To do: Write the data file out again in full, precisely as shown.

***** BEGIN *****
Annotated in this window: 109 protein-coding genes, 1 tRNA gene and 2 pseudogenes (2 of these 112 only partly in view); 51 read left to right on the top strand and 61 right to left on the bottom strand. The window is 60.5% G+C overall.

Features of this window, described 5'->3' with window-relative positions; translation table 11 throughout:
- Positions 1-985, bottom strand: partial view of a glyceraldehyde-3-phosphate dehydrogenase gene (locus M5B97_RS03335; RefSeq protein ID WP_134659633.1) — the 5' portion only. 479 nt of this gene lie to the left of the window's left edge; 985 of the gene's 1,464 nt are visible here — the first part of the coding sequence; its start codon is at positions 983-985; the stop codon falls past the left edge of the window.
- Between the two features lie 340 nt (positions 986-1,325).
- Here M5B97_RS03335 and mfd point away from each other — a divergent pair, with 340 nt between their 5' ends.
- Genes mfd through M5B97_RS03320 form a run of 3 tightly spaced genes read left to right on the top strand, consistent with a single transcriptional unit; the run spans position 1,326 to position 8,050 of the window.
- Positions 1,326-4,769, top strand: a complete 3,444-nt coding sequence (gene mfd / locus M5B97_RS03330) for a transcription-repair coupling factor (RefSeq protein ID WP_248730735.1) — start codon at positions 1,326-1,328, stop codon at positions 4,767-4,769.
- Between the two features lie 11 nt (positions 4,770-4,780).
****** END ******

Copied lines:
Annotated in this window: 109 protein-coding genes, 1 tRNA gene and 2 pseudogenes (2 of these 112 only partly in view); 51 read left to right on the top strand and 61 right to left on the bottom strand. The window is 60.5% G+C overall.

Features of this window, described 5'->3' with window-relative positions; translation table 11 throughout:
- Positions 1-985, bottom strand: partial view of a glyceraldehyde-3-phosphate dehydrogenase gene (locus M5B97_RS03335; RefSeq protein ID WP_134659633.1) — the 5' portion only. 479 nt of this gene lie to the left of the window's left edge; 985 of the gene's 1,464 nt are visible here — the first part of the coding sequence; its start codon is at positions 983-985; the stop codon falls past the left edge of the window.
- Between the two features lie 340 nt (positions 986-1,325).
- Here M5B97_RS03335 and mfd point away from each other — a divergent pair, with 340 nt between their 5' ends.
- Genes mfd through M5B97_RS03320 form a run of 3 tightly spaced genes read left to right on the top strand, consistent with a single transcriptional unit; the run spans position 1,326 to position 8,050 of the window.
- Positions 1,326-4,769, top strand: a complete 3,444-nt coding sequence (gene mfd / locus M5B97_RS03330) for a transcription-repair coupling factor (RefSeq protein ID WP_248730735.1) — start codon at positions 1,326-1,328, stop codon at positions 4,767-4,769.
- Between the two features lie 11 nt (positions 4,770-4,780).